How I learned to stop using LINQ2SQL and love nHibernate
Ok I will admit up front that it is entirely possible I have no idea how to use LINQ2SQL correctly, and I will further caveat this post by noting that I’m not saying you should never, ever use L2S, what I am saying is if you choose to use L2S in any serious production environment that decision will almost certainly come back and haunt you… in the middle of your dreams… physically (and not in a totally awesome, Ray Stanz in ghostbusters, kind of physically). I don’t use L2S often, I use nHibernate, and the times I have used it have been when I need a simple and quick query on tables in a legacy database and I want objects. Always query-only mind you, no CRUD of course (for the love of God, never use L2S for CRUD). I will even admit I have a habit of shudder just dragging the tables into the designer lightning cracks outside my window.
One of the reasons I use L2S at all is that I am pretty much a LINQ junkie and_ _I love writing LINQ queries, I think they are awesome, maybe not quite generics awesome but pretty damn awesome all the same. I will take any opportunity to query the database in a strongly typed manner because it pretty much “whoop’s Batman’s ass,” and this is also the reason why I use LINQ2nHibernate even though it isn’t 100% functional. L2nH is more than functional enough for any queries you should need to write and it’s LINQ, so basically it wins.
Anyways, today I found out why I only ever use LINQ2SQL to do small tasks in largely throw-away pieces of test code (assuming I bother to use it even for that again).
What I was trying to do, was a simple bulk load of data from an old database into a new web app. We wanted to get some sample data from this database which will eventually be the source for the data this web app shows, but for now we just want to load it. The web app uses nHibernate, in fact, it uses S#arp Architecture which I’ve previously mentioned is awesome, but I figured I would just use some throw away L2S mapping to get the data I needed and some LINQ to create the nHibernate entities from it.
This, for the most part worked fine, until I hit a table that had over 1.6 million records, which is a good chunk, but I’m not sure I would even call that the high end of “a lot” in larger databases. No matter what I did or how I batched the loading of data from this table I could not get through all the records in this table without getting a DB timeout error.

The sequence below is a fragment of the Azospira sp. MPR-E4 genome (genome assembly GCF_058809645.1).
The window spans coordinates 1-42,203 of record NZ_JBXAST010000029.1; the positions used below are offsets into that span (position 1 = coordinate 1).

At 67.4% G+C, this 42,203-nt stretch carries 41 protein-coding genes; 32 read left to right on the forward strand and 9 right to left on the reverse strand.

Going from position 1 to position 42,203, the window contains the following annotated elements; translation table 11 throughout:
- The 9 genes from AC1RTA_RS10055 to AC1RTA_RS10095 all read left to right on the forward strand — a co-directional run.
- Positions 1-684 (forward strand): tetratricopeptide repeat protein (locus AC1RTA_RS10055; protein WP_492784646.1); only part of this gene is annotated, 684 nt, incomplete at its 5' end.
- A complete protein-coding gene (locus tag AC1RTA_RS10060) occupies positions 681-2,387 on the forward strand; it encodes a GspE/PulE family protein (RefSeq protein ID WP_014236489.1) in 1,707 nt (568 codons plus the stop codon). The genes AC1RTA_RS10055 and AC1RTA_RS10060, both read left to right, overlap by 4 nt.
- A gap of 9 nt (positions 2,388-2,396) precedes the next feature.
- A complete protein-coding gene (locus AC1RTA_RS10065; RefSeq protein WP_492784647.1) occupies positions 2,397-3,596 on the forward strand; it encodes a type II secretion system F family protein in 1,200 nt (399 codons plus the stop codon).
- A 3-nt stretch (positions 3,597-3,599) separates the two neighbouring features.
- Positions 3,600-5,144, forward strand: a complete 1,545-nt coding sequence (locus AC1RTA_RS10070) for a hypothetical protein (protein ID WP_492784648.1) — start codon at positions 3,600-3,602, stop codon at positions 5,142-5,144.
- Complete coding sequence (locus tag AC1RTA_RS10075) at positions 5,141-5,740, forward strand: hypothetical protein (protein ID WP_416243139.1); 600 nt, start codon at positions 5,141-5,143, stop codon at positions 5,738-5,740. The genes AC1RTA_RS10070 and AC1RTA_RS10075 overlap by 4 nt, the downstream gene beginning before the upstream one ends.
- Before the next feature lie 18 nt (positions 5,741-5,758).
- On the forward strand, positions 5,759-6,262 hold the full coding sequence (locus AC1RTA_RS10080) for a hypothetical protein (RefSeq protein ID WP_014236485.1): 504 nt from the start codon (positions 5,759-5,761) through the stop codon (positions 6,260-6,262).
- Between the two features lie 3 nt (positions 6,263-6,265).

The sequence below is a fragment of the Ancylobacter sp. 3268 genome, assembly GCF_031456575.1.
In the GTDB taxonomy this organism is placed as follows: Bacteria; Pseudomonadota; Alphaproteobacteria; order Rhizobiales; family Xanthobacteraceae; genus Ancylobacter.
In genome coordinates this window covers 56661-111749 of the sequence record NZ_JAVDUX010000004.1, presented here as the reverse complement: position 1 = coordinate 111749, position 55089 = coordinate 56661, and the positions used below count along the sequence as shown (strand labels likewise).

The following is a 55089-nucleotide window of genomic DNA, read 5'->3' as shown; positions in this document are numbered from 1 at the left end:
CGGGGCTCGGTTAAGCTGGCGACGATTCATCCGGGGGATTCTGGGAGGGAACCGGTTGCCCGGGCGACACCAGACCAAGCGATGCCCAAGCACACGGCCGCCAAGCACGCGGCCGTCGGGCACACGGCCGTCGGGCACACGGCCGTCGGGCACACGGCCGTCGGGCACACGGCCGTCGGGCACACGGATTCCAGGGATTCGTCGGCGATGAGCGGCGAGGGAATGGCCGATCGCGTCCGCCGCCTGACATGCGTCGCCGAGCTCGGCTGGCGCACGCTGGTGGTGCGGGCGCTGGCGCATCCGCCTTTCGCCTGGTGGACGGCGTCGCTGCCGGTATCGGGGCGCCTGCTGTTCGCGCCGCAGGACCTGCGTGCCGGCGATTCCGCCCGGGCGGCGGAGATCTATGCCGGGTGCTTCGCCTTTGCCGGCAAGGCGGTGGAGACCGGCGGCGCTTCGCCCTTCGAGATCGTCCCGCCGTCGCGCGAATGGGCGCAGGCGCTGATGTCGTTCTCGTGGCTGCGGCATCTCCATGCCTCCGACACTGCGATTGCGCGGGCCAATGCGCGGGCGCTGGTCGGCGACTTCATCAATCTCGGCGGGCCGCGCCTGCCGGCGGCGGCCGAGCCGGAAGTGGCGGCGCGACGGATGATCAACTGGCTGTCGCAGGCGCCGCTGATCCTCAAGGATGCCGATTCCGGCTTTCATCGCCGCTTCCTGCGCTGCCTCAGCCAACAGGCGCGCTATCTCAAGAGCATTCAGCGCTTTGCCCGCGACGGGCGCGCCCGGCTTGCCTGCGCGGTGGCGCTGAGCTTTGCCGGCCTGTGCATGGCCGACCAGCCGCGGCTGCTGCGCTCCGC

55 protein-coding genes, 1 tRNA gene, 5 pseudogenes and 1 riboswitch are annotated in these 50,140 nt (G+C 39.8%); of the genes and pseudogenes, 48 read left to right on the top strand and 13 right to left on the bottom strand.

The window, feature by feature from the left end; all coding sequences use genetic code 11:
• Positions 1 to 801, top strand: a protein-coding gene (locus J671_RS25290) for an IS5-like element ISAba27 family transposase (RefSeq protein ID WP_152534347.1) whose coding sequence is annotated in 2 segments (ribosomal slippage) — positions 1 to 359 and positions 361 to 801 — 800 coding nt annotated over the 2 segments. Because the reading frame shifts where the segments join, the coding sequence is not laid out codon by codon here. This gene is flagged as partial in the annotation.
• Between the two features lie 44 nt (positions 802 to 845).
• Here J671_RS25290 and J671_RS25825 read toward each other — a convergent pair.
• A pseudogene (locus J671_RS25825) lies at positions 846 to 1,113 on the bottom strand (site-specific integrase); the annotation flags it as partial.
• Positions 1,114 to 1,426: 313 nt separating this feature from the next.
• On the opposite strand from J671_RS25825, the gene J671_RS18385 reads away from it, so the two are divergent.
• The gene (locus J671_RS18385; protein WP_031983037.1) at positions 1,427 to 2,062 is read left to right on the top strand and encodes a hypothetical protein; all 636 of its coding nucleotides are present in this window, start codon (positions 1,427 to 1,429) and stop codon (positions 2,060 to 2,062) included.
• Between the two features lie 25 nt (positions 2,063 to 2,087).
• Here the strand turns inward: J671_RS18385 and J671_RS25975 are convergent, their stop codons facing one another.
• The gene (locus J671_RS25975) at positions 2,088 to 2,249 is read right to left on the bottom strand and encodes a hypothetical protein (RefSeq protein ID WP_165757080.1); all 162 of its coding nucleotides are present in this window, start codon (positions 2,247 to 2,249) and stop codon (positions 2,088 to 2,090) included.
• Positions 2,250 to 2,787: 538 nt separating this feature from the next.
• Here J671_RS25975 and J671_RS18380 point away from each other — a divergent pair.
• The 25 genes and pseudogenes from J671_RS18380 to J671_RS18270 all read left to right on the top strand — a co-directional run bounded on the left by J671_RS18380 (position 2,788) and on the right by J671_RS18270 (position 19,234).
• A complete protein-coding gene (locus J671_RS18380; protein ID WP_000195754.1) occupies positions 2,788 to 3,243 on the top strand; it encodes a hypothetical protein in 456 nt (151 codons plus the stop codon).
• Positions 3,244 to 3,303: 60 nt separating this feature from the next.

I started trying by using a single L2S DataContext and calling something like:
db.Transactions.Skip(i * 100000).Take(100000).ToList();
in a loop until I hit the end of the table. There was a little more to it than that but pretty much that. The memory usage continued climbing and I was trying to figure this out, then after about 700k transactions a CommandTimeout exception was thrown (sorry I don’t have the exact exception anymore). I thought that perhaps keeping the same DataContext open for too long could be the problem (though I’ve never had a problem with that before) so I started to create a new context in a using block each time, I figured this might also help with the memory problem… no luck. Amazingly exactly the same result, memory was not clearing and the things still timed out about the same point.
I figured just about anything could be causing it, I was using a local database on my dev machine that might have been to slow, I could have been using L2S incorrectly for this scenario too, in the end I de
cided using L2S in this scenario was bad (bulk loading of SQL should typically be done with ADO.NET but I hate it) so I got out the old SqlDataReader, called .Read() in a loop and voila! Perfection, and quite fast too, all while keeping the memory usage well below 150MB. Impressive, considering the fact that I was just building one giant transaction for for nHibernate during this whole time with all 1.6 million inserts waiting to happen and I was running this code in the R# 4.5 nUnit test runner.
Now I want to point out that I was very, very, wrong to use L2S for a bulk loading scenario, it is not it’s intended function, in fact, it is also bad practice to use nHibernate in this type of scenario, something that the nHibernate contributers have stressed every time someone comes in with benchmarks comparing nHibernate’s bulk loading capability to ‘X’. However, what I want to point out is that nHibernate (using StatelessSession) was able to perform 1.6million inserts in 2.3 minutes _without batting an eye, but L2S couldn’t even handle _reading through 1.6 million records, I would shudder to think what would happen if I tried to do inserts.
Well that’s it for now, I just wanted to rant a bit after struggling with L2S. While I may still use it for easy simple things, I have learned why I should never use it in any serious development scenario. It is a bad time waiting to happen. Also nHibernate StatelessSession is awesome and fast and you should use it… that is all.